The good news: since the mid-1970s,
booster clubs that support amateur athletic competition have been eligible
for 501(c)(3) tax exempt status but the bad news: since the mid-1990s, the IRS determined
that many athletic booster clubs violate rules for tax exemption.
You see, tax exempt organizations must use all their income to support their
tax exempt purpose but the problem is many athletic booster clubs use their
money to support only the athletes that help raise the money. When you operate
this way your organization is working to support your members rather than working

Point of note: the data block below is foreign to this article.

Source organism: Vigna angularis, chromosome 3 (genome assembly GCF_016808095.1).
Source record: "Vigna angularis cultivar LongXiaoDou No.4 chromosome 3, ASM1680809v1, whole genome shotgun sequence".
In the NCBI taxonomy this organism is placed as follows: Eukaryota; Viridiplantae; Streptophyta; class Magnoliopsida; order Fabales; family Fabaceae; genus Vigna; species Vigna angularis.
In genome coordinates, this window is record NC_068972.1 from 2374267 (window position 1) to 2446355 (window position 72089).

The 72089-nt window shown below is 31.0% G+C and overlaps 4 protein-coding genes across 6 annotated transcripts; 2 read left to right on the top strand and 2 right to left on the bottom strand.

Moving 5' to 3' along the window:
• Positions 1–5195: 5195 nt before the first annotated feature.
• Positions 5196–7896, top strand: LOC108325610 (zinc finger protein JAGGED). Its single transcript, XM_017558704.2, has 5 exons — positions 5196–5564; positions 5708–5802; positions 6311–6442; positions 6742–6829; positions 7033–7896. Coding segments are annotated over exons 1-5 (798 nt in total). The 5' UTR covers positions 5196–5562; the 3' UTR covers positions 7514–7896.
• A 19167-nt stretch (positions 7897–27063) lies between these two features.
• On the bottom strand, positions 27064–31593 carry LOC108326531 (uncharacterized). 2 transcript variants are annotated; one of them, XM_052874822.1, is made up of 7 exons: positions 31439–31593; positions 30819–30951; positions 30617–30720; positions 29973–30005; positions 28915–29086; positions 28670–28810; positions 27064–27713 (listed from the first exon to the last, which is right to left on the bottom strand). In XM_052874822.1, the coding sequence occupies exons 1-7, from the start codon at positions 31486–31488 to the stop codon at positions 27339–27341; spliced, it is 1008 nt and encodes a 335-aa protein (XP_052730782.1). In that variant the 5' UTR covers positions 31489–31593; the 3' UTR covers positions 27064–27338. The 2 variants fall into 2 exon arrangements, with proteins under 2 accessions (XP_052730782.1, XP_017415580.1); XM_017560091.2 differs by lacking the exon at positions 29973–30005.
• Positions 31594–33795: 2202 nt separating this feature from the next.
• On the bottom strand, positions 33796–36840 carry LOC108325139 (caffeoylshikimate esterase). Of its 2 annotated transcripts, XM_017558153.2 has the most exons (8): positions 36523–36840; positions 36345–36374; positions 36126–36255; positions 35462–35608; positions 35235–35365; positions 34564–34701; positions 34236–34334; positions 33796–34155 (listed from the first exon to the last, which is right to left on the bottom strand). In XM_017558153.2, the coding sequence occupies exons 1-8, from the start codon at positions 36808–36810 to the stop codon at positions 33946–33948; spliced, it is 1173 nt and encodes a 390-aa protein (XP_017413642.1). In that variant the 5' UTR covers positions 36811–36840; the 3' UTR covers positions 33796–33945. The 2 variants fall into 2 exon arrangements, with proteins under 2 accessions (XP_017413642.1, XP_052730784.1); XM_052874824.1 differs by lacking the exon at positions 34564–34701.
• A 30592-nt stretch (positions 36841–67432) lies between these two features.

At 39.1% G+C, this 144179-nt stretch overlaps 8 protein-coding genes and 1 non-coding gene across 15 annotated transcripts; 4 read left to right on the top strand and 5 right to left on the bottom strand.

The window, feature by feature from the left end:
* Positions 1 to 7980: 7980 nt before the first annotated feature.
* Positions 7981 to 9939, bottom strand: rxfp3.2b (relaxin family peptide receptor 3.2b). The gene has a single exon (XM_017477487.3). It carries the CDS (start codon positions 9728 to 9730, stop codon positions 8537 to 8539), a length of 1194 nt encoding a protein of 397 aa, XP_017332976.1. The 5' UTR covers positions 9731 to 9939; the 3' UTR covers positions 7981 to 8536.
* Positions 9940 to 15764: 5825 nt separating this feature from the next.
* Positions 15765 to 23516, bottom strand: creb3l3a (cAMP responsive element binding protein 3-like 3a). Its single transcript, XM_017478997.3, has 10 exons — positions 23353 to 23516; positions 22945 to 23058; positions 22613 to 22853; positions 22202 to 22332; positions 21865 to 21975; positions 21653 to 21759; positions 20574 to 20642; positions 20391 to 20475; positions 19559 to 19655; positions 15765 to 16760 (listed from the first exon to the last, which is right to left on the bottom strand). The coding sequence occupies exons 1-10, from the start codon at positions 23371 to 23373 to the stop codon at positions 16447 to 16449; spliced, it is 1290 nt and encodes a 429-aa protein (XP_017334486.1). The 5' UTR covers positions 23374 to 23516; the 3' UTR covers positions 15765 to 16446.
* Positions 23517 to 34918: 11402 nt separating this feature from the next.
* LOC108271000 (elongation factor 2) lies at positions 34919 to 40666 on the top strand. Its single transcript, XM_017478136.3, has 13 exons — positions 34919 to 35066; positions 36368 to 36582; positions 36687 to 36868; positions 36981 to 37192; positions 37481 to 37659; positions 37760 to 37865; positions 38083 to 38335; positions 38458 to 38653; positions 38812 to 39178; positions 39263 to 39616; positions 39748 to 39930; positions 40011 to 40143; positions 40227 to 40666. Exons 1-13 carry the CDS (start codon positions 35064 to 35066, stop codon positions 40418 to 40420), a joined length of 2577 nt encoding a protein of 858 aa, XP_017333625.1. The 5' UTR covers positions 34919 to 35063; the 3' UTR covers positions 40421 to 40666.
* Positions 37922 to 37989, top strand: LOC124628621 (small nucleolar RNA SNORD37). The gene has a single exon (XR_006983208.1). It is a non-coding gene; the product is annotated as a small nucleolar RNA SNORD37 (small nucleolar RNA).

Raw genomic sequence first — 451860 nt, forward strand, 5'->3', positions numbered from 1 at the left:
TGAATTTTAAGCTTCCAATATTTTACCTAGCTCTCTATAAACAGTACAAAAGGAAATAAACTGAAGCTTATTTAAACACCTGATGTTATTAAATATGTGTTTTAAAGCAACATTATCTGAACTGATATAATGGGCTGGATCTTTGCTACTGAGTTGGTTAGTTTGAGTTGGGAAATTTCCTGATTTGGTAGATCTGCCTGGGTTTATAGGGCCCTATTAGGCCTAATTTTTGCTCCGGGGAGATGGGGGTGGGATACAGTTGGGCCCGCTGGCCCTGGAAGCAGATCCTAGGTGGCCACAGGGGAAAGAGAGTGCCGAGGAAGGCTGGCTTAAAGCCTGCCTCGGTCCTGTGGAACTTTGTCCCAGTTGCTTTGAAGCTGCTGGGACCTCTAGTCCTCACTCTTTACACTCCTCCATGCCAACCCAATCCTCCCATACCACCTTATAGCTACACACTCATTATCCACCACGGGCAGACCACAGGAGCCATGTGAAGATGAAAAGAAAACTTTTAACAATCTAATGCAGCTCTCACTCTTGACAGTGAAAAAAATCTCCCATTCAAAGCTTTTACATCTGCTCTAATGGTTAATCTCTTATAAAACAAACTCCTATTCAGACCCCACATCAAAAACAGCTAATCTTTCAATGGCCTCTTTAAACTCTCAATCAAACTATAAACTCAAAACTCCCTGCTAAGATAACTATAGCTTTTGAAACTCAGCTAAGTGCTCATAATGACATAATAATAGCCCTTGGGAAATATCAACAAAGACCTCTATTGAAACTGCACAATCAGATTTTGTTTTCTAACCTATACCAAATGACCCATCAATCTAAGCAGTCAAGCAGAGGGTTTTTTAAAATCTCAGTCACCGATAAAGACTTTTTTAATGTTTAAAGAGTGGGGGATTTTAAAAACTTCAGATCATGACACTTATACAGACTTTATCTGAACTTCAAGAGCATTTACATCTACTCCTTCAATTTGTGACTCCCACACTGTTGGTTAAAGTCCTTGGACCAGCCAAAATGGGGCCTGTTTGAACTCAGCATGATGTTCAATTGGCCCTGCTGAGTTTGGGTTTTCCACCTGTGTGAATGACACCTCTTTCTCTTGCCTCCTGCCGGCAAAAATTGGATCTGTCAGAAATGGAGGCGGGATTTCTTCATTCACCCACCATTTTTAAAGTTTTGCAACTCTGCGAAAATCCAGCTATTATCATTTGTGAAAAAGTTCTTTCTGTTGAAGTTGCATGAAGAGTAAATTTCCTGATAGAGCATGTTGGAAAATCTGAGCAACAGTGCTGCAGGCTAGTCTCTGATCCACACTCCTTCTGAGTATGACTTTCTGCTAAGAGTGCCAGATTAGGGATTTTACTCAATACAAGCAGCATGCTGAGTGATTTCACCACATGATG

to support your amateur athletic purpose. Athletic booster clubs must also
understand and follow Title 9 discrimination rules and rules on
compensating amateur athletes. To make sure your athletic Booster Club is
sticking to the rules, follow these three guidelines. First, support the entire
competition team. Do not restrict your funds only to those athletes that help
fundraise. Second, encourage but don’t require membership in the booster club or
participation in fundraising. Your booster club may not have any
requirements that determine who may or may not be on the competition team.
Third, ask coaches and other school representatives to serve on your board
as non-voting advisory members. They should let you know what the team’s
needs are and advise you about Title 9 and other rules of amateur competition.
By knowing the rules for athletic booster clubs, you can stay out of the
penalty box. I’m Sandra Pfau Englund and Now You Know.